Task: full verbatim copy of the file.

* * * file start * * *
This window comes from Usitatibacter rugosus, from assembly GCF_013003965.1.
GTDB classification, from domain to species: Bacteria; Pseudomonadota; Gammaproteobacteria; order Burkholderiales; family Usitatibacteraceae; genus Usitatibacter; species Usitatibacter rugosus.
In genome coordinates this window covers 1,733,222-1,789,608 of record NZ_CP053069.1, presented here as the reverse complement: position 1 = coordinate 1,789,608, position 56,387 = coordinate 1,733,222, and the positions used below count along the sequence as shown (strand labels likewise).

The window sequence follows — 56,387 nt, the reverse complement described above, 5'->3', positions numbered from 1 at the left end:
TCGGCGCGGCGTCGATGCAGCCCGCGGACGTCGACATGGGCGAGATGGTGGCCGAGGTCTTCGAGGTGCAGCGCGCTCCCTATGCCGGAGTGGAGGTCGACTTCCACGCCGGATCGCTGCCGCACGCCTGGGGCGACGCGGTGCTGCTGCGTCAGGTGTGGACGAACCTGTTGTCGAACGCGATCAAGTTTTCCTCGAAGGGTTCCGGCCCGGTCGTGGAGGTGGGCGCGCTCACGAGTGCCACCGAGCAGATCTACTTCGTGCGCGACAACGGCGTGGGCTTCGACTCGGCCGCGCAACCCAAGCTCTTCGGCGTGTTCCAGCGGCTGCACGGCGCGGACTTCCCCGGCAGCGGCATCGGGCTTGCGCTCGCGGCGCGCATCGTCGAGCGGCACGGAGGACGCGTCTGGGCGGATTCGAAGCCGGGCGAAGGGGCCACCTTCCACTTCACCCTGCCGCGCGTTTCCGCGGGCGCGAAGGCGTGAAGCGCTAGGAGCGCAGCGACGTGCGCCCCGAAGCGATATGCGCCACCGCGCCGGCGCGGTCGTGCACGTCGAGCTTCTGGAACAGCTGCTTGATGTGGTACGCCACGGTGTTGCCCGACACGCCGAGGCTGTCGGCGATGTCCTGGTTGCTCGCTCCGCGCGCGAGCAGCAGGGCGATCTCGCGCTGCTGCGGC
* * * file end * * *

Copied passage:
This window comes from Usitatibacter rugosus, from assembly GCF_013003965.1.
GTDB classification, from domain to species: Bacteria; Pseudomonadota; Gammaproteobacteria; order Burkholderiales; family Usitatibacteraceae; genus Usitatibacter; species Usitatibacter rugosus.
In genome coordinates this window covers 1,733,222-1,789,608 of record NZ_CP053069.1, presented here as the reverse complement: position 1 = coordinate 1,789,608, position 56,387 = coordinate 1,733,222, and the positions used below count along the sequence as shown (strand labels likewise).

The window sequence follows — 56,387 nt, the reverse complement described above, 5'->3', positions numbered from 1 at the left end:
TCGGCGCGGCGTCGATGCAGCCCGCGGACGTCGACATGGGCGAGATGGTGGCCGAGGTCTTCGAGGTGCAGCGCGCTCCCTATGCCGGAGTGGAGGTCGACTTCCACGCCGGATCGCTGCCGCACGCCTGGGGCGACGCGGTGCTGCTGCGTCAGGTGTGGACGAACCTGTTGTCGAACGCGATCAAGTTTTCCTCGAAGGGTTCCGGCCCGGTCGTGGAGGTGGGCGCGCTCACGAGTGCCACCGAGCAGATCTACTTCGTGCGCGACAACGGCGTGGGCTTCGACTCGGCCGCGCAACCCAAGCTCTTCGGCGTGTTCCAGCGGCTGCACGGCGCGGACTTCCCCGGCAGCGGCATCGGGCTTGCGCTCGCGGCGCGCATCGTCGAGCGGCACGGAGGACGCGTCTGGGCGGATTCGAAGCCGGGCGAAGGGGCCACCTTCCACTTCACCCTGCCGCGCGTTTCCGCGGGCGCGAAGGCGTGAAGCGCTAGGAGCGCAGCGACGTGCGCCCCGAAGCGATATGCGCCACCGCGCCGGCGCGGTCGTGCACGTCGAGCTTCTGGAACAGCTGCTTGATGTGGTACGCCACGGTGTTGCCCGACACGCCGAGGCTGTCGGCGATGTCCTGGTTGCTCGCTCCGCGCGCGAGCAGCAGGGCGATCTCGCGCTGCTGCGGC